Music has a powerful effect on the human body and many times it seems like the response is involuntary. You may not even know the song or the lyrics, but immediately you recognize the sound, you find your foot tapping to the beat. It is not something you actually plan to do.

Interestingly, even if the song is not on your playlist or even among your favorite genres, the effect is the same. It actually takes a lot of conscious effort to avoid swinging to the beat especially when you realize that the lyrics are abusive or inappropriate.

This has sparked interest among scientists and lots of researches have been done to find out more about music and the brain. The following insights from a post by Natalie Angier will help you understand a little on how your brain works:

headphones and ipod
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Music in everyday life

Studies have shown that there is evidence of the existence of music way before civilization began and therefore it has been part of human life for a long time now.

Every culture ever studied has been found to make music, and among the oldest artistic objects known are slender flutes carved from mammoth bone some 43,000 years ago — 24,000 years before the cave paintings of Lascaux. Via New York Times

Even today, music seems to be part of all our daily activities in ceremonies, including both formal and informal set-ups, and even in the mundane tasks of life. Even in the business world, music has become an essential component of advertising. Why?

A Part of the Brain

There is a part of the brain that is responsible for detecting and interpreting sounds. It is connected to the auditory nerve in the ears and enables you to distinguish what you hear. This piece of knowledge, however, is actually quite old.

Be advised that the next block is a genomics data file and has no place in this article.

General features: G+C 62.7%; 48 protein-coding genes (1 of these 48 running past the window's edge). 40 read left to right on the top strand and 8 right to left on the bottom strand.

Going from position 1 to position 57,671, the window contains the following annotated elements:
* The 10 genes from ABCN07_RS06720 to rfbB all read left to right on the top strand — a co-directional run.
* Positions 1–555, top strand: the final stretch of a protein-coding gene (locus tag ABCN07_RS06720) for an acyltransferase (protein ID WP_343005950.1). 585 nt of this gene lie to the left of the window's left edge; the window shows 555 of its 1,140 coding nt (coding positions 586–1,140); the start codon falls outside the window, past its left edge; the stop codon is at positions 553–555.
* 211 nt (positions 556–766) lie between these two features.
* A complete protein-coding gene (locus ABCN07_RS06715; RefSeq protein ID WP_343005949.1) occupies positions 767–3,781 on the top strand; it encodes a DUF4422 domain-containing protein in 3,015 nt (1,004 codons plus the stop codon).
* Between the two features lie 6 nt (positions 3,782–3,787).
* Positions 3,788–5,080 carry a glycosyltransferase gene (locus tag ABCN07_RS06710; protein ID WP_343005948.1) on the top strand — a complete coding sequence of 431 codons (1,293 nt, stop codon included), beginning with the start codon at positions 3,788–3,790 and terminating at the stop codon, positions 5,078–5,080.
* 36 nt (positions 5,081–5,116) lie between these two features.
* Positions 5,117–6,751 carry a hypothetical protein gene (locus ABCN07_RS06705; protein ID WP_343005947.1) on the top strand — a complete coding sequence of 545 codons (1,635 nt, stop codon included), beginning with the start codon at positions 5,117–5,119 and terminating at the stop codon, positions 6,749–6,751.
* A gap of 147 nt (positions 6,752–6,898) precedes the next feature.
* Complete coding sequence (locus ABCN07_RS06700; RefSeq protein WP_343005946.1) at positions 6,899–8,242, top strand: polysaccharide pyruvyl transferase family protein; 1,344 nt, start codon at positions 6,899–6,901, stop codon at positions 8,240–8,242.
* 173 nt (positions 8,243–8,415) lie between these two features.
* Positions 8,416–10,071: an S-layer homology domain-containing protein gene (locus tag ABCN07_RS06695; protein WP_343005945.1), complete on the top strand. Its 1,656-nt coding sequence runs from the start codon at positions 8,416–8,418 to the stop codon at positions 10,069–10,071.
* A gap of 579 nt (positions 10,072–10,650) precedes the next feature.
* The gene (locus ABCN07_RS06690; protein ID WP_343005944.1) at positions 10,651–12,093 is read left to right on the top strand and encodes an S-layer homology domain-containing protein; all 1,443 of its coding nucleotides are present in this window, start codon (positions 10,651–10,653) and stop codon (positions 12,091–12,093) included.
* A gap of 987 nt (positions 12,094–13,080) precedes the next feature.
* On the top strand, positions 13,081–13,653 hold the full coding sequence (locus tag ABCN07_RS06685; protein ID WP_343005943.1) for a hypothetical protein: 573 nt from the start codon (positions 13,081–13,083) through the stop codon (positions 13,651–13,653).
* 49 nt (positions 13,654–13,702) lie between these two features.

On the other hand, with the interest in discovering why there seems to be a universal response to music, scientists went on a quest as described below:

Yet for years, scientists failed to find any clear evidence of a music-specific domain through conventional brain-scanning technology, and the quest to understand the neural basis of a quintessential human passion foundered. Via New York Times

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Image Courtesy of Public Domain Pictures

A New Discovery

Curiosity continued to push scientists to find out if there is a music-specific part of the brain and continual research prevailed over the years. The following recent discovery brings a new understanding to how the brain works in response to music:

Now researchers at the Massachusetts Institute of Technology have devised a radical new approach to brain imaging that reveals what past studies had missed. By mathematically analyzing scans of the auditory cortex and grouping clusters of brain cells with similar activation patterns, the scientists have identified neural pathways that react almost exclusively to the sound of music — any music. It may be Bach, bluegrass, hip-hop, big band, sitar or Julie Andrews. A listener may relish the sampled genre or revile it. No matter. When a musical passage is played, a distinct set of neurons tucked inside a furrow of a listener’s auditory cortex will fire in response. Via New York Times

Isn’t that amazing?! That music, of whatever kind, causes your brain to respond in a specific way, is something to marvel at. The report continues to explain that the response is “music specific” as explained below: